Snoqualmie Falls and John Wayne Pioneer Trail, Mt. Rainier/Mt. St. Helens and Olympic Peninsula…
OK, you’re planning a vacation in the Seattle area. Once you’ve seen the top tourist draws of this lovely city (Space Needle, Pike Place Market, Pioneer Square, the piers, aquarium and Ferris wheel along Elliott Bay, Queen Anne Hill, a ferry boat ride), what else might you want to include within a 100 miles or so?
Here are suggestions, based on our current visit and many previous tours of this emerald, aquatic empire:
Snoqualmie Falls and John Wayne Trail: With mountain bikes, we had to take a trip to the lovely Cascade Mountains. From Seattle, we toured to Snoqualmie Falls and continued further east to the John Wayne Pioneer Trail. Our initial destination was about 50 miles from Seattle – Snoqualmie Falls, the adjacent Salish Lodge for a delicious lunch, then into the little town of Snoqualmie, home to the Northwest Railway Museum, trainmuseum.org.
Iron Horse State Park is 14 miles further east along I-90, centered on the John Wayne Pioneer Trail. Once the Milwaukee Railroad, it’s the longest rail trail conversion in the US, at 285 miles (though, much of the Eastern Washington portion is undeveloped). We accessed the gravel trail near pretty Rattlesnake Lake – here the City of Seattle constructed a masonry dam to enhance the Cedar Falls hydroelectric plant in 1915, flooding the old town of Moncton and forcing its 200 residents to relocate.
Peddling southwest on the trail we quickly found the concrete foundation of the old Cedar Falls railroad substation, where hydroelectricity once powered electric engines used to push heavy freight trains up and over Snoqualmie Pass. Following the easy railroad grade through pristine cedar forests, it’s another 18 miles to Snoqualmie Tunnel – bring your headlamps!
Mount St. Helens and Mt. Rainier, fiery volcanic monsters: From Seattle, you can visit both Mt. St. Helens Volcanic National Monument and Mt. Rainier National Park in one 250 mile scenic loop. Go south on Interstate 5, then east on WA 503. This route runs south of Mt. St. Helens and up the east side. Turn onto NF 99, the Windy Ridge spur road, where the might of the eruption becomes graphically apparent.
Mount St. Helens, just south of Mt. Rainier, had been menacing with volcanic activity for months prior to May 18, 1980. The young volcano (compared to other volcanic peaks in the Cascades like Mt. Hood, Mt. Rainier) had released steam, sent plumes of ash miles into the atmosphere, the north side of the 9,677 foot asymmetrical peak had begun to bulge and small earthquakes were being felt.
On May 18, 8:32 AM, a 5.1 earthquake was prelude to Mt. St. Helens’s north slope erupting with cataclysmic force. Almost one cubic mile of the mountain’s north and northeast side exploded, releasing a pyroclastic flow that reduced the once grand 9,677 foot peak to 8,365 feet, leaving a gaping, one-mile-wide horseshoe crater. The explosion sent a 300 miles per hour surge of earth, rock, ice and gases, denuding an area about six miles wide and 20 miles in length.
The eruption offered a lesson in volcanic studies; of the 57 people killed, 53 of them were in areas that experts believed were safe from danger. A monster ash cloud rose six miles skyward and dropped ¼” of volcanic ash on Spokane, 250 miles away (we were in our Spokane backyard at Noon, when the volcanic cloud turned the sky black for the next day).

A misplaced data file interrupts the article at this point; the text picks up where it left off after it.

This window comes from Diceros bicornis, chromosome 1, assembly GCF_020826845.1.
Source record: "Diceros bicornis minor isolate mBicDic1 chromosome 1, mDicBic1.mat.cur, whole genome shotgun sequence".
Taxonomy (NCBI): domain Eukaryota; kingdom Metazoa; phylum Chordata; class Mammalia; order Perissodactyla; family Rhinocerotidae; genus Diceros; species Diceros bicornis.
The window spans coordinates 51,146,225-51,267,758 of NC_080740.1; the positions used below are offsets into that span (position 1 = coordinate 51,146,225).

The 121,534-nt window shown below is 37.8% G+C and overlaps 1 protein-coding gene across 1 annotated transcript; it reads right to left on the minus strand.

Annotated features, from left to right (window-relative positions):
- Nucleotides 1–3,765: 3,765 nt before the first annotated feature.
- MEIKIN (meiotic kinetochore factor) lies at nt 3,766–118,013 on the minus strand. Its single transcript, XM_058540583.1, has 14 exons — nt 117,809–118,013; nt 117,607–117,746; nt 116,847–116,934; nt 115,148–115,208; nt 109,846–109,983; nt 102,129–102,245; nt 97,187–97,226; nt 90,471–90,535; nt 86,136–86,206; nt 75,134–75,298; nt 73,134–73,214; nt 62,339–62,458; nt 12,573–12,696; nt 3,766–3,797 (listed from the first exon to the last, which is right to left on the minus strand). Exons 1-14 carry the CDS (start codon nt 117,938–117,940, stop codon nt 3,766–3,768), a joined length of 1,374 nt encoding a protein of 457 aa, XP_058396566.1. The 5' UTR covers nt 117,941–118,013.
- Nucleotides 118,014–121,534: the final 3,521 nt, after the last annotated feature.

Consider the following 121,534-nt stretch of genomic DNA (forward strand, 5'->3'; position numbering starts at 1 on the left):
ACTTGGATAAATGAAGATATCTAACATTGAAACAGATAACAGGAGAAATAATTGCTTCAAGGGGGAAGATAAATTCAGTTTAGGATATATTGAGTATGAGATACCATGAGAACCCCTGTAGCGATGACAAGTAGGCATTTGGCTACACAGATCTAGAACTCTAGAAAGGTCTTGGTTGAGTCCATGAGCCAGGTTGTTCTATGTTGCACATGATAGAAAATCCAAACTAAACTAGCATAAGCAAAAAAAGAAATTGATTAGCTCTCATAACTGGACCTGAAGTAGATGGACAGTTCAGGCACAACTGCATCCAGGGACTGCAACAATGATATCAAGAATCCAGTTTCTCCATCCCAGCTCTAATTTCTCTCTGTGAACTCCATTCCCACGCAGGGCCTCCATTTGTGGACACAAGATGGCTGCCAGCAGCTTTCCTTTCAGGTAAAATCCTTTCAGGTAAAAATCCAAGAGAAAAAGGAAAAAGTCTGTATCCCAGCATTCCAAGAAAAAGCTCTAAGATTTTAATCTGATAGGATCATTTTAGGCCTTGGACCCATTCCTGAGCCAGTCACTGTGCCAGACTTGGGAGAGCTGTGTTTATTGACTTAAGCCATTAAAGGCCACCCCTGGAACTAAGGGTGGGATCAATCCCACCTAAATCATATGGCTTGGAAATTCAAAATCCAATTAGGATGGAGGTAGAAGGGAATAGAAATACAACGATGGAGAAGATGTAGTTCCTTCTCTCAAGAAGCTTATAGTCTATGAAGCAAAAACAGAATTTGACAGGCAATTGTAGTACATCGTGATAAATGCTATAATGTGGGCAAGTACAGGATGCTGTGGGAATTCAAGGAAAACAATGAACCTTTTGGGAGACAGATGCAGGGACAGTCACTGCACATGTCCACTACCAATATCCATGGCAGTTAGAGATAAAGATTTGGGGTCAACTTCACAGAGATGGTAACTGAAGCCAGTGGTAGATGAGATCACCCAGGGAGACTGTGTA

From Hwy. 503, take NF 99 to the Miner’s Car memorial, where the miner’s rusted and flattened Pontiac remains mute testimony of the volcano’s fury. Traveling nearer the base of St. Helens, most of the terrain remains much as it was 36 years ago, barren and devastated. Varied turnoffs look down on Spirit Lake, its northeast end still littered with the floating trunks of giant fir trees blown into the lake.
NF 99 ends about two miles from the base of the volcano (a gated road is open to hikers who want to trek closer to the peak). We chose to hike to the top of the Windy Ridge overlook: about 400 steps up one gains a true perspective of the explosion’s immensity, seeing the horseshoe crater, mile-upon-mile of devastated ridges and forest, Spirit Lake, and the Johnston Ridge Observatory, across the valley at the end of the Spirit Lake Highway.
Mt. Rainier’s majestic 14,410 foot volcanic peak is 50 miles north; we reached it the same day as our tour of St. Helens, passed our favorite Rainier campground, Ohanepekosh and headed up to the stunning Paradise area, high on Rainier’s southern flank. If you plan to do this eerie and scenic loop in one day, plan to leave early!
Olympic National Park and Peninsula: Another scenic destination is Olympic National Park, where we had tent-camped numerous times when our kids were much younger. On a recent visit, the day dawned hazy, becoming bright, and we reached Klalock Beach and Campground, with 170 camp sites right on the ocean (Klalock Lodge is nearby for a delicious lunch). We walked along the gorgeous coastline, all the more wonderful because the sun was peeking through the clouds. Take the time to tour up to Hurricane Ridge, to admire the towering Olympics and resident glaciers; be warned that weather can be very changeable!
Also within the Park, both Lake Quinault Lodge and Lake Crescent Lodge exude history and cozy accommodations, prompting our plan to return soon. From Port Angeles on the peninsula, you also have the option to take the ferry over to lovely and provincial Victoria, B.C. (bring your passports). We headed back by the Bainbridge Island Ferry, right into downtown Seattle!
For more information: John Wayne Pioneer Trail, trail’s website: johnwaynepioneertrail.org; Mt. St. Helens National Monument, fs.fed.us/pnw/mtsthelens/, (503) 808-2592; Mt. Rainier National Park, nps.gov/mora/, (360) 569-2211; Olympic National Park, ww.nps.gov/olym/, (800) 833-6388; Washington travel, experiencewa.com, (800) 544-1800.